The EIR does not include input from the high school faculty or facilities personnel on the numbers of vehicles accessing the high school on a daily basis but it is safe to note that gridlock routinely occurs in front of the high school and drivers in their frustration routinely resort to bypassing the left turn lane at California and enter the San Luis Drive neighborhood where they then execute U turns at Cazadero then make their turn on to California. Students and faculty trying to negotiate a left turn out of the High School parking lot face this gridlock. Visibility for the left turn in this situation is limited.
- The San Luis Drive neighborhood has 119 Residences. If each residence has 2 vehicles each making two vehicle trips a day through the San Luis Drive/California intersection it can be assumed that 476 vehicle trips can be added to the numbers from the high school. One solution offered is a “round about” however no logical explanation is given on how this might improve existing traffic. The existing 3 way stop works reasonably well. It’s just the NUMBER of vehicles which are the problem.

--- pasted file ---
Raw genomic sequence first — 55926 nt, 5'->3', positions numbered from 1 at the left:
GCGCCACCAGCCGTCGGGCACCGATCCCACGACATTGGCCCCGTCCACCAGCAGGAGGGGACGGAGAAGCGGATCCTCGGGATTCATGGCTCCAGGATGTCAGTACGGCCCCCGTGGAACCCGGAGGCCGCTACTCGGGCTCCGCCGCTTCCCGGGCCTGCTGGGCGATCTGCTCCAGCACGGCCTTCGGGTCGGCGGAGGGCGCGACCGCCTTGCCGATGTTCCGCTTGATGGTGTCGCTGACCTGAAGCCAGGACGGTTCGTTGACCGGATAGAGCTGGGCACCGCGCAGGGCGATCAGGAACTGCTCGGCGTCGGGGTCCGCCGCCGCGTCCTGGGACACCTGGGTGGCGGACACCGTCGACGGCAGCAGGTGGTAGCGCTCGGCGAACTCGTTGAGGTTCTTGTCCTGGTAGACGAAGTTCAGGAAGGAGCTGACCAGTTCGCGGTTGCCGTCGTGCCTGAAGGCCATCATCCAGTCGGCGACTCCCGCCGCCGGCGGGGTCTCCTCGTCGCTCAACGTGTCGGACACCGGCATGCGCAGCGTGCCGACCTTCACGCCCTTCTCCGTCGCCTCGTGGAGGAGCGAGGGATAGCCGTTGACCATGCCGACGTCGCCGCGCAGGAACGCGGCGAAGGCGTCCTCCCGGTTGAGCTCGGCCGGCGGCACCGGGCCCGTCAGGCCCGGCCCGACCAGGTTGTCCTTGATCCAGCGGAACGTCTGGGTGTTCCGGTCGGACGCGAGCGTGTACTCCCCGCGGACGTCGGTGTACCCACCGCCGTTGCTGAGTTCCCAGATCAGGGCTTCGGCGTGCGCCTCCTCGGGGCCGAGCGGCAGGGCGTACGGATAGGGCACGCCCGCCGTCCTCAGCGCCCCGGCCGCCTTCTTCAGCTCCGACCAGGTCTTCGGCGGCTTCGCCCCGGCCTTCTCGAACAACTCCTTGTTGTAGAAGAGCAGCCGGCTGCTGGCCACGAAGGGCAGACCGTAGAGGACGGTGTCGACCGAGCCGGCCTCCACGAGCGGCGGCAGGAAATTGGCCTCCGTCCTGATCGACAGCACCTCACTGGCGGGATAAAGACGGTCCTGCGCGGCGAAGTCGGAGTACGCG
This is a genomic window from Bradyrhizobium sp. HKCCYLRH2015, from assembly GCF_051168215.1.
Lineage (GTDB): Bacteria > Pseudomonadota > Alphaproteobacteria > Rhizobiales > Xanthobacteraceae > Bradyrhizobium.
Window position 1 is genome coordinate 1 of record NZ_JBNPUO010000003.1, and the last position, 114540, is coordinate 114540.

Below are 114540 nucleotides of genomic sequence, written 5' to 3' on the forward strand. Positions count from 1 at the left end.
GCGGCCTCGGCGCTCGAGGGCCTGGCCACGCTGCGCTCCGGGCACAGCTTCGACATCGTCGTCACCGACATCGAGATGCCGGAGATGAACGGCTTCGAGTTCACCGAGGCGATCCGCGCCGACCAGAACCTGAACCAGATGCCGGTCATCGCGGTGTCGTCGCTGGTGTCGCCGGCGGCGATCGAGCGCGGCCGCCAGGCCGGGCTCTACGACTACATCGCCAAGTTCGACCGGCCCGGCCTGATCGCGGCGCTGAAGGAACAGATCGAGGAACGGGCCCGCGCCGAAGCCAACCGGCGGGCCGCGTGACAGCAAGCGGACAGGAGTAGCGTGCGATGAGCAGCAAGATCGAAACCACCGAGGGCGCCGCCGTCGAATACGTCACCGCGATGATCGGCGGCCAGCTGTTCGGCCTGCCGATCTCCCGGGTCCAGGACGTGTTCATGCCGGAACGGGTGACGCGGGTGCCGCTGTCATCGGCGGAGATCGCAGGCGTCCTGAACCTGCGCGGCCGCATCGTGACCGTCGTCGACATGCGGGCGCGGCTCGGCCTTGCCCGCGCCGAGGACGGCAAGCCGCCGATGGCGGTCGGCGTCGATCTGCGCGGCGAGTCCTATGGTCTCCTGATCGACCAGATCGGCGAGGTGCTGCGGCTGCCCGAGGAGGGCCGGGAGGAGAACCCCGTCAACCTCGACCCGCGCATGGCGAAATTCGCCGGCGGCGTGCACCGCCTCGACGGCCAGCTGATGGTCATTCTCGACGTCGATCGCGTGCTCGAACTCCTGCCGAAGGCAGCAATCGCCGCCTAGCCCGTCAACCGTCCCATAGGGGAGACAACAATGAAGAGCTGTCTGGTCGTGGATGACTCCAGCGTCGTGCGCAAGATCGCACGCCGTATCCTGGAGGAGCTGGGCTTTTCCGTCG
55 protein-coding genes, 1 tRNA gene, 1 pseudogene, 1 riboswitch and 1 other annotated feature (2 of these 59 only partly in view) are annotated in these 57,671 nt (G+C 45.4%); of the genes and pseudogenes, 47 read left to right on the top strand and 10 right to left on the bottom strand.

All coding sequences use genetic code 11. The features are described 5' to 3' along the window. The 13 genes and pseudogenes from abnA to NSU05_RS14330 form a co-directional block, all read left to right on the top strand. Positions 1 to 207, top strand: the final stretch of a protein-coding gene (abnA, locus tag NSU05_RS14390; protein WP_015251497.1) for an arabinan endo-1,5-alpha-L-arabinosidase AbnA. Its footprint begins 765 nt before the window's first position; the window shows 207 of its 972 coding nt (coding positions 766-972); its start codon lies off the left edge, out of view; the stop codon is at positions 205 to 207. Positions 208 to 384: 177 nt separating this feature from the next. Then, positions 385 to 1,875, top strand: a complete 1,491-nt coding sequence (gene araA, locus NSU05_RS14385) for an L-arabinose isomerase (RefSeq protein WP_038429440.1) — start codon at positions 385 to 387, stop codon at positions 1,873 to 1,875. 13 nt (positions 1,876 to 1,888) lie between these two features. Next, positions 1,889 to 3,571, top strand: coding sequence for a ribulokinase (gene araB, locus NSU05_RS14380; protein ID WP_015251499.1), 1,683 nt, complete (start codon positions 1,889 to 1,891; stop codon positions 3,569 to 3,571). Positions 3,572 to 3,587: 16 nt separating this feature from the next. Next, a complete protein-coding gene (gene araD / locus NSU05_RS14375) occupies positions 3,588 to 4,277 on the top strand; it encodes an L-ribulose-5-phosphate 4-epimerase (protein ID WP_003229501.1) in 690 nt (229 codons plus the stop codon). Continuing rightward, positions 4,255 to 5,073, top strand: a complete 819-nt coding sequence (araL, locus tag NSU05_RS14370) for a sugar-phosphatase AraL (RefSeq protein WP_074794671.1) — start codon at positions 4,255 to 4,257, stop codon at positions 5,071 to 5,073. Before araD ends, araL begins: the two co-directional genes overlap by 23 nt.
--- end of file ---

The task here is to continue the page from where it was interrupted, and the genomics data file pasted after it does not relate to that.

- The congestion at California and San Luis Drive is compounded by student foot traffic where students tend to stream across the street one after another halting traffic longer than necessary. There is no mitigation offered to solve this problem in the way of a pedestrian overpass or tunnel.
- Of lesser importance is the description of the style of the buildings proposed. We appreciate that the proposed profile of the building has been kept to a minimum but style will not matter if the increased traffic to and from these buildings and existing residences is such that people cannot reasonably access their property without traffic congestion.
The logic advanced in this section of the EIR is such that because Johnson Avenue already has a hodge podge of residential and commercial styles, this new rather unimpressive generic style of the proposed project will “fit right in”. Many wrongs do not make a right.
We do not object, in principle, to a development proposal within the parameters of R-2 and PF zoning.
and Saeed Davar, PE